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12 Apr 2019

The new law seeking to address “upskirting”

On 12 April 2019, the Voyeurism (Offences) Act 2019 (‘the 2019 Act’) came into force criminalising the so-called practice of ‘upskirting’. The Act amends the Sexual Offences Act 2003 (‘the 2003 Act’) by the insertion of additional voyeurism offences at section 67A.

The need for a new offence was campaigned for by writer Gina Martin who was a victim herself of ’upskirting’ at a festival in July 2017.  According to press reports, Ms Martin was shocked when the police told her that her complaint could be taken no further because the image taken was not ‘graphic enough’ to warrant an investigation. The necessity for a new offence was considered in an earlier blog in August 2017[1].  It remains unclear as to why Ms Martin’s complaint was not investigated under the existing legislation.  Whilst it was not likely to have been caught under the existing voyeurism laws because it was unlikely to have been deemed to be private in nature, those who have been caught ‘up-skirting’ in public places had previously been prosecuted for the offence of outraging public decency. The only limitation to this offence is that the act must take place in the actual presence of two or more persons who are capable of seeing it (it is irrelevant as to whether these people actually saw the act or were outraged by it). Clearly whilst this may not be applicable in all ‘upskirting’ cases, it  remains unclear as to why this offence could not have been prosecuted in respect of Ms Martin’s complaint.

Whatever the reason for the police inaction, Ms Martin’s campaign calling for a specific offence of upskirting was very successful with celebrities publicly endorsing it and a Facebook campaign resulting in nearly 100,000 signatures. In March 2018, Wera Hobhouse MP, introduced a Private Members Bill to make ‘upskirting’ a specific criminal offence. In April 2018, other MPs expressed their outrage that the Lord Chancellor had not drafted this into law quick enough with Gill Furniss MP asking why the Secretary was “refusing to act” given the public’s call for it to be made a specific sexual offence. David Gauke MP confirmed that “successful prosecutions have been brought in England under the existing law” but, perhaps bowing down to public pressure, accepted “I think there is a case for making sure that we have legislation that deals with this offence specifically”. The private members bill was ultimately fully committed to by the Ministry of Justice.  It was read to the House on 15 June 2018, but blocked by Christopher Chope MP, purely, it seems due to his beliefs on parliamentary procedure.  On 18 June 2018, the Parliamentary Under-Secretary of State for Justice (Lucy Frazer MP) stressed that they were seeking to criminalise upskirting as it is “an invasion of privacy, and a humiliating and distressing experience”.  Lucy Frazer MP again acknowledged that there were “existing offences that can be used to punish upskirting in some circumstances” but said that there “is a gap in the law” for some activities (giving the slightly odd reference of photographs being taken in schools which may amount to a separate offence all together).  In any event, a further Bill was drafted and proceeded through the normal channels, obtaining Royal Assent on 12 February 2019.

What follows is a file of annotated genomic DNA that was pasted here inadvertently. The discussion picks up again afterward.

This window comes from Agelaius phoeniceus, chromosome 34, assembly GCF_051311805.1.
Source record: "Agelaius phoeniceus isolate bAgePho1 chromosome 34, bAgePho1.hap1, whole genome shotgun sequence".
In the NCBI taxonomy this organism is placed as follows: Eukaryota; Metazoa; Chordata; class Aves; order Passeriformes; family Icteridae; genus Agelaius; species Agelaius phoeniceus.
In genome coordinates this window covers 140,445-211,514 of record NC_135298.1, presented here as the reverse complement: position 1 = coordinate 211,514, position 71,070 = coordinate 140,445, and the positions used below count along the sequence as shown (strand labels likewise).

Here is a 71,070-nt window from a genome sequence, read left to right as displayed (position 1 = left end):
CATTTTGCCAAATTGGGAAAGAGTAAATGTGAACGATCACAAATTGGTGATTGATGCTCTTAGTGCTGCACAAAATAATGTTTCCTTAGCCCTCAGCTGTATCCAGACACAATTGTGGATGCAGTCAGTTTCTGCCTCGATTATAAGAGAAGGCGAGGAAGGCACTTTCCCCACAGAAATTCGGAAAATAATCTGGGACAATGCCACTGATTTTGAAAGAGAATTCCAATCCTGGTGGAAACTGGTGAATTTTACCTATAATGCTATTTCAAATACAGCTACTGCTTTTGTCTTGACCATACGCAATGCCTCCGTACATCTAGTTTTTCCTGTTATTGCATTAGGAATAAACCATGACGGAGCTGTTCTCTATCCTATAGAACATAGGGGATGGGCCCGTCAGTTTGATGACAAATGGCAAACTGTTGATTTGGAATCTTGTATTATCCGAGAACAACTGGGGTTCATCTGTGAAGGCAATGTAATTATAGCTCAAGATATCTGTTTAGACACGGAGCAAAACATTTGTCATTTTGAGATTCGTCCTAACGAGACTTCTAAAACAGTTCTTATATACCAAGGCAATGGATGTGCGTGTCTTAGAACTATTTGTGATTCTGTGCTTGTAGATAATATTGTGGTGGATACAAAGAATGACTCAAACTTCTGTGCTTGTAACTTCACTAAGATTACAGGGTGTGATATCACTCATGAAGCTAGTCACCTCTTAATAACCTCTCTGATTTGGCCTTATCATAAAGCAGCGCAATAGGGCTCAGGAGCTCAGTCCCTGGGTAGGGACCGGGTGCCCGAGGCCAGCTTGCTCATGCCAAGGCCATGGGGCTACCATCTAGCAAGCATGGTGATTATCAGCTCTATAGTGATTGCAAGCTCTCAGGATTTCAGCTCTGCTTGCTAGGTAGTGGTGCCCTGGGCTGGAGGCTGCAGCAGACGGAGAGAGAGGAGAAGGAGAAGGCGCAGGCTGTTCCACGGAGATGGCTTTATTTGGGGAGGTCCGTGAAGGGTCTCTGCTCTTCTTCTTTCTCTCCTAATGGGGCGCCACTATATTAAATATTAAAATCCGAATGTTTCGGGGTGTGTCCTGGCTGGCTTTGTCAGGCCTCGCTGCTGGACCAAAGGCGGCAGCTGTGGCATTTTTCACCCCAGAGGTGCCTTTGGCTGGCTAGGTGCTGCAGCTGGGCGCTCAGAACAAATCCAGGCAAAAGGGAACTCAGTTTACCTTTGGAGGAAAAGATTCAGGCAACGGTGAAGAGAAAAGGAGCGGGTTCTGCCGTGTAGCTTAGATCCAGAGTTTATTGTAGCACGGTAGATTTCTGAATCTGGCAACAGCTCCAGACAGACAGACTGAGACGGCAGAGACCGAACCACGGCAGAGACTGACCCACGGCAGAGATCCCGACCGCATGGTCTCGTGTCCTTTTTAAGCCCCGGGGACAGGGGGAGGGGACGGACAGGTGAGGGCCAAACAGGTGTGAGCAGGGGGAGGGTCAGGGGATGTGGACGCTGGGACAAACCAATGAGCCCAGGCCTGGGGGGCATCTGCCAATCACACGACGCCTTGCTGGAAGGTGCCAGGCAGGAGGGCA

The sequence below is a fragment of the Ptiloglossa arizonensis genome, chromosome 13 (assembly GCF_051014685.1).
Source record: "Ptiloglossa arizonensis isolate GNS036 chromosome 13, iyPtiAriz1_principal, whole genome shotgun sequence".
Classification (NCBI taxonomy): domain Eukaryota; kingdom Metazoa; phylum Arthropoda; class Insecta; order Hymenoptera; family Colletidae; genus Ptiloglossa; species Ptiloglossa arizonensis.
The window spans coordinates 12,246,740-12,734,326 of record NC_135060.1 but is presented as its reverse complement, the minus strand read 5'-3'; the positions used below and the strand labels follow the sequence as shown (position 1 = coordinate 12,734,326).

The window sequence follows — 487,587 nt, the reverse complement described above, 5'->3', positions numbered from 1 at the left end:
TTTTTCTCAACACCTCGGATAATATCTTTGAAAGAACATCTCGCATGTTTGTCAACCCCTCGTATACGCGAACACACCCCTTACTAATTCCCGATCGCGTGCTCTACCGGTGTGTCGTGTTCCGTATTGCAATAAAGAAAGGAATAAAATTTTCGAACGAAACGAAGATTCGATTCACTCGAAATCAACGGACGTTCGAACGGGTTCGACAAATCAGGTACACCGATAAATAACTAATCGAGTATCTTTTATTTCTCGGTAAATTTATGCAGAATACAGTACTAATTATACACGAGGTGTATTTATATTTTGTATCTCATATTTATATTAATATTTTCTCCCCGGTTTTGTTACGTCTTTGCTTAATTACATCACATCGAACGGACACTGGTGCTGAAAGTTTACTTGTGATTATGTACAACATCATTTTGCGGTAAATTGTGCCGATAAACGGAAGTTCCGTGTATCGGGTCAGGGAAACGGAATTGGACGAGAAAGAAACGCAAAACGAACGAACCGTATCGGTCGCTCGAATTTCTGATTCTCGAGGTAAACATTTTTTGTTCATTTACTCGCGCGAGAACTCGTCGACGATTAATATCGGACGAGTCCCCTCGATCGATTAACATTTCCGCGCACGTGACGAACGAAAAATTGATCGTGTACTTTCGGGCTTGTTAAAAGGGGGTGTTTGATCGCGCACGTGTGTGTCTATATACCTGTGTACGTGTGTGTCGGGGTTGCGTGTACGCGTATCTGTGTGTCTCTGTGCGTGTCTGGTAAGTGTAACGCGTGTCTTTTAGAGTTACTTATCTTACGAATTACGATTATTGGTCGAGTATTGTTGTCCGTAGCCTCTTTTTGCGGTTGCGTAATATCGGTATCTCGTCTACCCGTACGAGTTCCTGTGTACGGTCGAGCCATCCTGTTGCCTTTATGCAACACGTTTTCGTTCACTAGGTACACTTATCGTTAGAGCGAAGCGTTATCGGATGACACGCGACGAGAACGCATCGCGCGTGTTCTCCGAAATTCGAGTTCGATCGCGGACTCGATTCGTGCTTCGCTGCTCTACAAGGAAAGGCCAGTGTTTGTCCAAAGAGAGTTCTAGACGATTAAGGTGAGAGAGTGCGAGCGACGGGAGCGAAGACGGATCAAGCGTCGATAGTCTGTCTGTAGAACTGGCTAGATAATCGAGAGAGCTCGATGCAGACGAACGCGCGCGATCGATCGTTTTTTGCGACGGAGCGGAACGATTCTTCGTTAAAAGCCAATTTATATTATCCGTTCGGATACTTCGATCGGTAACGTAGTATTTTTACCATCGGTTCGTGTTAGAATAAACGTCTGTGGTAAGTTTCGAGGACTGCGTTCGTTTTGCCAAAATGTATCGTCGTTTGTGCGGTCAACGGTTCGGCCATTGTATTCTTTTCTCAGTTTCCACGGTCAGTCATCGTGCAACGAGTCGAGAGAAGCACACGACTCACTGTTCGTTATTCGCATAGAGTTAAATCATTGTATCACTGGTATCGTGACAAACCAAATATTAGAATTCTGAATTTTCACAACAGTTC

The amendments to the Sexual Offences Act 2003 introduce two additional offences of voyeurism; where person A (1) operates equipment or (2) records an image, “beneath the clothing of another person” B, in order for A (or another person C) to (1) observe or (2) to view the recorded image of B’s “genitals or buttocks (whether exposed or covered with underwear)” or the “underwear covering B’s genitals or buttocks” in circumstances where the genitals, buttocks or underwear would not otherwise be visible, without B’s consent or reasonable belief of B’s consent.  The Act also requires person A to have carried out (1) the observation or (2) the recording, in order to obtain sexual gratification (whether for A or C) or to humiliate, alarm or cause distress to person B. This largely mirrors the voyeurism offences as set out in the Sexual Offences (Scotland) Act 2009.

The offence appropriately requires a lack of consent or reasonable belief of consent requiring proof of a specific state of mind of the Defendant.  This may present an interesting consideration as to the circumstances and locations as to where the alleged offence takes place. For example, in 2018, singer Lily Allen was said to be the target of online ‘trolls’ when they shared a very explicit photo of her on stage without underwear[2].  The taking of such a photograph could arguably fall foul of this new offence being a recorded image taken of her genitalia beneath her clothing for the purpose of causing humiliation, distress or alarm.  However, it could be argued that, by Ms Allen going on stage without underwear, B reasonably believed she consented to such a photograph being taken.